CLAREMONT — One of cycling’s well-known races will be rolling up and over Inland Valley foothills in May.

A press conference and celebration was held Thursday afternoon to celebrate the city of Claremont being one of the host cities in the May 2011 Amgen Tour of California.

Claremont will be the start of Stage 7 of the premier California cycling race, said Mayor Linda Elderkin. That stage will start at Claremont Metrolink Depot and head up to Mt. Baldy.

“The climb up that mountain starts right here,” Elderkin said to applause from more than 100 people gathered in yellow t-shirts announcing the tour.

“Up switchbacks and thousands of feet of elevation,” she said. “Surprisingly, the riders are looking forward to this.”

Andrew Behnke, president of the Claremont Chamber of Commerce, told those gathered that the tour will be especially beneficial to city businesses.

Retired professional cyclist and Olympic veteran Tony Cruz attended the press conference, saying he has family in Pomona and is very familiar with the cycling in the San Gabriel Valley and Inland Empire.

“I cut my teeth on those mountains,” he said. “To have this race come into Claremont is just like a European cycling stage.”

He said Stage 7 will be one of the defining stages in deciding the winner of the eight-day competition.

Andrew Messick, president of the sponsoring AEG Sports, also said Thursday the Claremont stage would be a race highlight.

“We start in Claremont, a new host city, and finish up by the Mt. Baldy ski area. It’s very hard, a very steep finish. If we went all the way to the top of the ski area, there are 18 switchbacks in the last 4½ miles,” Messick said.

There is also a grade of 10 percent in those last four miles, he added.

Claremont has “a passionate biking community within the community and they were eager and excited to be part of what we consider will be one of the finishing stages of this year’s race,” he said.

Messick said the race will bring people with entourages, thousands of fans and tour operators to make it a “cycling destination. A place where people go to ride their bikes.”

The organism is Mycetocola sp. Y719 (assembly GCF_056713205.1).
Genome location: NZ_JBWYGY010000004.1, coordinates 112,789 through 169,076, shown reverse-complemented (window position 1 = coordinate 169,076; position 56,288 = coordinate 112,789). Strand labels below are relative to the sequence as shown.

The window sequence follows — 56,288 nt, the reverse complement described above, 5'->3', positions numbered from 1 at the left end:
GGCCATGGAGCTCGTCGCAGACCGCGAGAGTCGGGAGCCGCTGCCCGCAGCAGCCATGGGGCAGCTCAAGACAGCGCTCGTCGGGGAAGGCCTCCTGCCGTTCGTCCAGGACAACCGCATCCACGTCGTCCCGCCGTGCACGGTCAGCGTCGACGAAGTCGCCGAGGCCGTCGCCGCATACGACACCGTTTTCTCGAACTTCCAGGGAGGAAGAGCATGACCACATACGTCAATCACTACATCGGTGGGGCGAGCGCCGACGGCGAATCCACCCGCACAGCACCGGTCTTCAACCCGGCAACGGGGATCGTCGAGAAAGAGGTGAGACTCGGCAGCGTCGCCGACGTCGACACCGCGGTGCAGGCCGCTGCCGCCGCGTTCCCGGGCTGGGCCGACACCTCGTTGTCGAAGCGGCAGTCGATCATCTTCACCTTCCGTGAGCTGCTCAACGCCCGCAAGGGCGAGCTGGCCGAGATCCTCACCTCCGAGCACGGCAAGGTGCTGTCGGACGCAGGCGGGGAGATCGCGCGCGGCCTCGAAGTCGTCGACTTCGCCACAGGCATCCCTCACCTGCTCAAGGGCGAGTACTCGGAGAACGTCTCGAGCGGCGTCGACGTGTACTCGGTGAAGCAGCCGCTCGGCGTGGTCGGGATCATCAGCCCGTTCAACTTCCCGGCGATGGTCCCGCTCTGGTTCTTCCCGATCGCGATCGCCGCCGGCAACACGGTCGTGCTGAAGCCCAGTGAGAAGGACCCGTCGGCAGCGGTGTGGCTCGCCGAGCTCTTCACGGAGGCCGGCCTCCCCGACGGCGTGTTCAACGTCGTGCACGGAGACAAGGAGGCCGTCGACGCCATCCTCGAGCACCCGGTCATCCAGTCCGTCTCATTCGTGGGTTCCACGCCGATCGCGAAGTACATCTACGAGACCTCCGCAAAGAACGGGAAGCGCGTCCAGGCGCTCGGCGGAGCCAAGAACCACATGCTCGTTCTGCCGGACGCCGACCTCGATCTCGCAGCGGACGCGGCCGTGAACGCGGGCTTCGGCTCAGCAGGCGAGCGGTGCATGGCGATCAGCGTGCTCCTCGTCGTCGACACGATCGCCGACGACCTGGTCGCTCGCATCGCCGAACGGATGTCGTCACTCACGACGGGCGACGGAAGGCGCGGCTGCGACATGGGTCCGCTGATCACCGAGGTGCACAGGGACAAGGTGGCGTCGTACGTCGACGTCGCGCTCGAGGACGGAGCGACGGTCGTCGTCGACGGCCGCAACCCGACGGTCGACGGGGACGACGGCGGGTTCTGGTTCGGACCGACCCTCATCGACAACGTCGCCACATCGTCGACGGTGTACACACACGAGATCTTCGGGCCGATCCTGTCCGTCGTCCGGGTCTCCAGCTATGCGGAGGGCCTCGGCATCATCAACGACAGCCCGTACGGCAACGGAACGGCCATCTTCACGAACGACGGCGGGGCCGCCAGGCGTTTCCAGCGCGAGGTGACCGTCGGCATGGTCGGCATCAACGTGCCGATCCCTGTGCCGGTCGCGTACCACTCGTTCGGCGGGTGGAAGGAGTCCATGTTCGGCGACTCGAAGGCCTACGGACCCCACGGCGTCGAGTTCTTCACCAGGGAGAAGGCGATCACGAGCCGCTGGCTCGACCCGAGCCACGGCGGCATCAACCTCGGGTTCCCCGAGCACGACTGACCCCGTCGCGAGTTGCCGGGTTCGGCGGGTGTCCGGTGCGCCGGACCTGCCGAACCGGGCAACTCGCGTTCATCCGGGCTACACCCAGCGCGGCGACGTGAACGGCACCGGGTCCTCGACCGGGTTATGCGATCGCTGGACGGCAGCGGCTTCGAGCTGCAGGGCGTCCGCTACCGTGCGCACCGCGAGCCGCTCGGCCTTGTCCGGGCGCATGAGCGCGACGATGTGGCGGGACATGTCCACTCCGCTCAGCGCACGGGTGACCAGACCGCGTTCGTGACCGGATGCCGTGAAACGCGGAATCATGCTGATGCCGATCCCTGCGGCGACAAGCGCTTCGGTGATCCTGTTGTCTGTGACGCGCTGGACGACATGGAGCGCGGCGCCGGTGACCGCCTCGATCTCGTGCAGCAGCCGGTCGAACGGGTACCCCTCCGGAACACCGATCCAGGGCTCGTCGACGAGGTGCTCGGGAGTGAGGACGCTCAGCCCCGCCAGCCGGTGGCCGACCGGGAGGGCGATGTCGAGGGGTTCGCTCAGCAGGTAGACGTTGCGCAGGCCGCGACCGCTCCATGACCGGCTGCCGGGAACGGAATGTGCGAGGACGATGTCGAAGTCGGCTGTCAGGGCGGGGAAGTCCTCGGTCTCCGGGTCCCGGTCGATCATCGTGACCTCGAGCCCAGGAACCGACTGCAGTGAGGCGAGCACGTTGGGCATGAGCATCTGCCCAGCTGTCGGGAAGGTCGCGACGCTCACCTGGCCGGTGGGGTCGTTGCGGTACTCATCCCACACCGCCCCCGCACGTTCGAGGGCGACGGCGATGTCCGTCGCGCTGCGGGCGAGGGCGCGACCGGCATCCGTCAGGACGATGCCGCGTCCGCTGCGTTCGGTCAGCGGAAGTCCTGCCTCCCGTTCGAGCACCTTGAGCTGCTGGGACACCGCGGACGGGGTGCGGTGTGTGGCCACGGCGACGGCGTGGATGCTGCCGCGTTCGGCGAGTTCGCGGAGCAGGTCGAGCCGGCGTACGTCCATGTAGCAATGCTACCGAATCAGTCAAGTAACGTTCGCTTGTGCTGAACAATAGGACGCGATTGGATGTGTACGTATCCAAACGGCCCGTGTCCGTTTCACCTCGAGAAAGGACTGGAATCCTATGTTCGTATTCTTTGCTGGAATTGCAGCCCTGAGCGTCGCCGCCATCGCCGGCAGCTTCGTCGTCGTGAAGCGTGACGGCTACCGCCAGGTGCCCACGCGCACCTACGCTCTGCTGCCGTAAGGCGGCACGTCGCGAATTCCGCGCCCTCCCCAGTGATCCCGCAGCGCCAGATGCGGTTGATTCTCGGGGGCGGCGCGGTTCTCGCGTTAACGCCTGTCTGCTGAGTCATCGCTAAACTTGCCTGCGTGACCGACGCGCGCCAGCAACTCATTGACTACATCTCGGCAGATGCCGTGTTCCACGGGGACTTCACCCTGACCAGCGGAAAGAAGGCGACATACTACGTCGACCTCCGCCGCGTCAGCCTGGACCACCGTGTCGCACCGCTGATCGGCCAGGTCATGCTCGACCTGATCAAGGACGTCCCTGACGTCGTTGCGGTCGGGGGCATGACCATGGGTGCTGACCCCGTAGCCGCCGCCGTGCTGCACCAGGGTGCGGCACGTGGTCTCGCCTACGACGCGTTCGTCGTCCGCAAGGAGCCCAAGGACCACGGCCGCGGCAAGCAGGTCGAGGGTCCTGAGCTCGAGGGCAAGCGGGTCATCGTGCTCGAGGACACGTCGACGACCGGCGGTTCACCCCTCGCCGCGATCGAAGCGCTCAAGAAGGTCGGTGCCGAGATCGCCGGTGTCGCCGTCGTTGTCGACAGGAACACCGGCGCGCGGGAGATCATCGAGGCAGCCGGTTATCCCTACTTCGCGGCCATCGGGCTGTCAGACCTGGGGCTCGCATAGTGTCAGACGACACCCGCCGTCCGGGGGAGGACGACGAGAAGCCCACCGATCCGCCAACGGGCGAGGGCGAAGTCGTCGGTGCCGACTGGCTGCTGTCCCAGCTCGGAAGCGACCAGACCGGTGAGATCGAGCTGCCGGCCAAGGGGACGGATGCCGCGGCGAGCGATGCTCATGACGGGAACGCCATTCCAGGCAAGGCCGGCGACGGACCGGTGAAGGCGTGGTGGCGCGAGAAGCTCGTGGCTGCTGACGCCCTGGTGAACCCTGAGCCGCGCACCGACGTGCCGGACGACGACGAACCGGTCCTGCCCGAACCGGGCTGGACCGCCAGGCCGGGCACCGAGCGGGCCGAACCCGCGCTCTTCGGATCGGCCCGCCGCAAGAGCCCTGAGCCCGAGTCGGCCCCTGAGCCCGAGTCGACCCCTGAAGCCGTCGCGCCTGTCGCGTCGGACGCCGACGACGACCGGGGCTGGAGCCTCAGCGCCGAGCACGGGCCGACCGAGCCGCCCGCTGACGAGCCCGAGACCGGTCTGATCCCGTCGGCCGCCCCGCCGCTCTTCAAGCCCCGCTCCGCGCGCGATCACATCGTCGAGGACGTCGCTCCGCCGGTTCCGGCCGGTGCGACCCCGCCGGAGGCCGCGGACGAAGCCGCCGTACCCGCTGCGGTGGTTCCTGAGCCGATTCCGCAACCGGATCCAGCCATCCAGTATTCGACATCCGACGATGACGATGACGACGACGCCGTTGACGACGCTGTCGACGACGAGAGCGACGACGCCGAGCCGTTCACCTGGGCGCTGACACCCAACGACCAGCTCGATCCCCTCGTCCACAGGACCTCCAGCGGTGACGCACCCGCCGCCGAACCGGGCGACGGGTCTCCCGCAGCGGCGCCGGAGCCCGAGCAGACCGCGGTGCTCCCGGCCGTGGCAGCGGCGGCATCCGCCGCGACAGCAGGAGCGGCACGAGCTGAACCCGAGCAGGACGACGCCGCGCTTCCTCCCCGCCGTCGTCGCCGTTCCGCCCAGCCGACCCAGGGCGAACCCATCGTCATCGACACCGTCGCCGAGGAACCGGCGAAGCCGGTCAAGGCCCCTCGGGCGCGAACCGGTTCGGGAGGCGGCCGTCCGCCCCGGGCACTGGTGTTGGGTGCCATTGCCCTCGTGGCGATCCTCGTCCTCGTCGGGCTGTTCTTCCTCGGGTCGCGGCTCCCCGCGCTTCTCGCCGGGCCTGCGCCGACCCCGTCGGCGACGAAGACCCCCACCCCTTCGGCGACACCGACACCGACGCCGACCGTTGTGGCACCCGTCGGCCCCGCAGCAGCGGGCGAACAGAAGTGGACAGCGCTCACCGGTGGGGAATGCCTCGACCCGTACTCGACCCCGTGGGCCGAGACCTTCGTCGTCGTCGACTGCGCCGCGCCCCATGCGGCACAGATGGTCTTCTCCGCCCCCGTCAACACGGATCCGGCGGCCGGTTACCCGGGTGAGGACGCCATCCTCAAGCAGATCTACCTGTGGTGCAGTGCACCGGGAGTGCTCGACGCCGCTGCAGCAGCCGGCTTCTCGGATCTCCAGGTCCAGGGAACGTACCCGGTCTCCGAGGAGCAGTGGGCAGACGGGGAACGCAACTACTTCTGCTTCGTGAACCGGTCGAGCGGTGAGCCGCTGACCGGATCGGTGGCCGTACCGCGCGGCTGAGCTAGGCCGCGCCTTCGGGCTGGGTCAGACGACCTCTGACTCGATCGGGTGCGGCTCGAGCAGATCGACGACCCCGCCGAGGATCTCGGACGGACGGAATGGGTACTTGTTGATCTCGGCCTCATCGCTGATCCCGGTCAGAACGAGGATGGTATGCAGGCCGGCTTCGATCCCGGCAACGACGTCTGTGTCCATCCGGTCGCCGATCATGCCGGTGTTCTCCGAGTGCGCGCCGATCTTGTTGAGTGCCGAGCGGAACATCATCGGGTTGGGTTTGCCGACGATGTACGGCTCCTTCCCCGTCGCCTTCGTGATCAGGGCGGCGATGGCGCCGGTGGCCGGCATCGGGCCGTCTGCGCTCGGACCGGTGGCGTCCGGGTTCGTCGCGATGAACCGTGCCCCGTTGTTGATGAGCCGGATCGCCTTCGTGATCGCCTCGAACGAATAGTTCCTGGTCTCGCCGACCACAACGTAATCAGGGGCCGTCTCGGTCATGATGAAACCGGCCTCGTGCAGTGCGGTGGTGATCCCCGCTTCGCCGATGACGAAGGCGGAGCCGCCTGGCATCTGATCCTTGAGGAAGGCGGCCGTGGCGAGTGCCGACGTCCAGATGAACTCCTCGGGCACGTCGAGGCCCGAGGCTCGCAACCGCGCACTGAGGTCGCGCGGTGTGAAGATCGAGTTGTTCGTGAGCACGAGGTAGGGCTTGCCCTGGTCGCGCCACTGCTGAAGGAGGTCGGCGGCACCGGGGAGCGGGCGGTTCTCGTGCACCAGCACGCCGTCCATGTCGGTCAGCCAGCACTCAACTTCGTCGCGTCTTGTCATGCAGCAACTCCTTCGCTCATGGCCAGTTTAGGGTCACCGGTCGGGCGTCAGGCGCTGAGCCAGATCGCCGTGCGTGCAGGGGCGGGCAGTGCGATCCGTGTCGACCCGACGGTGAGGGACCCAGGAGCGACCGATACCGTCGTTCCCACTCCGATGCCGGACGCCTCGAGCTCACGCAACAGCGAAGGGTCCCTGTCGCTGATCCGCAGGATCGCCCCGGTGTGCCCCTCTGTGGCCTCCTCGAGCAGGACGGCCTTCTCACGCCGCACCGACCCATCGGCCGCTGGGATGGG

He said officials hoped it would put more of a focus on bicycling riding in the region. The race will be broadcast to 90 countries.

Messick said Mt. Baldy was chosen because it was “one of the most iconic and decisive climbs in Southern California. It has the characteristics you want in a stage that’s going to play a pivotal role in who wins … there’s not too many stages like that.”

He added that the Baldy route would also incorporate Glendora Mountain Road and the Glendora Ridge Road, alpine roads west of the Mount Baldy Village and north of Glendora, in the stage.

The actual route for the event will be announced in late December or early January, Messick said.

City Manager Jeff Parker said Thursday morning the event is expected to attract anywhere from 15,000 to 50,000 people, he said.

There is a preliminary budget of $100,000 set aside for the event split between the city, Chamber of Commerce and a bid committee, city officials said.

Keith Hunt, president of the Mt. Baldy Chamber of Commerce, said the extra number of people would help out the area.

“It’s pretty exciting for us because we’re basically known for being a ski area, skiing, snowboarding and tubing,” Hunt said. “A lot of people don’t realize we are open during the summer and we don’t roll up. We are still there for the hikers, mountain bikers and the sightseers.”

Hunt said he was also looking forward to seeing Lance Armstrong of Team Radioshack compete in the event.

“It’s great for us and great for the area,” Hunt said. “If you drive up Mt. Baldy Road any day you’ll see guys on the road going up and down. So I think we’re going to see a lot more now that we’re one of the stages for sure.”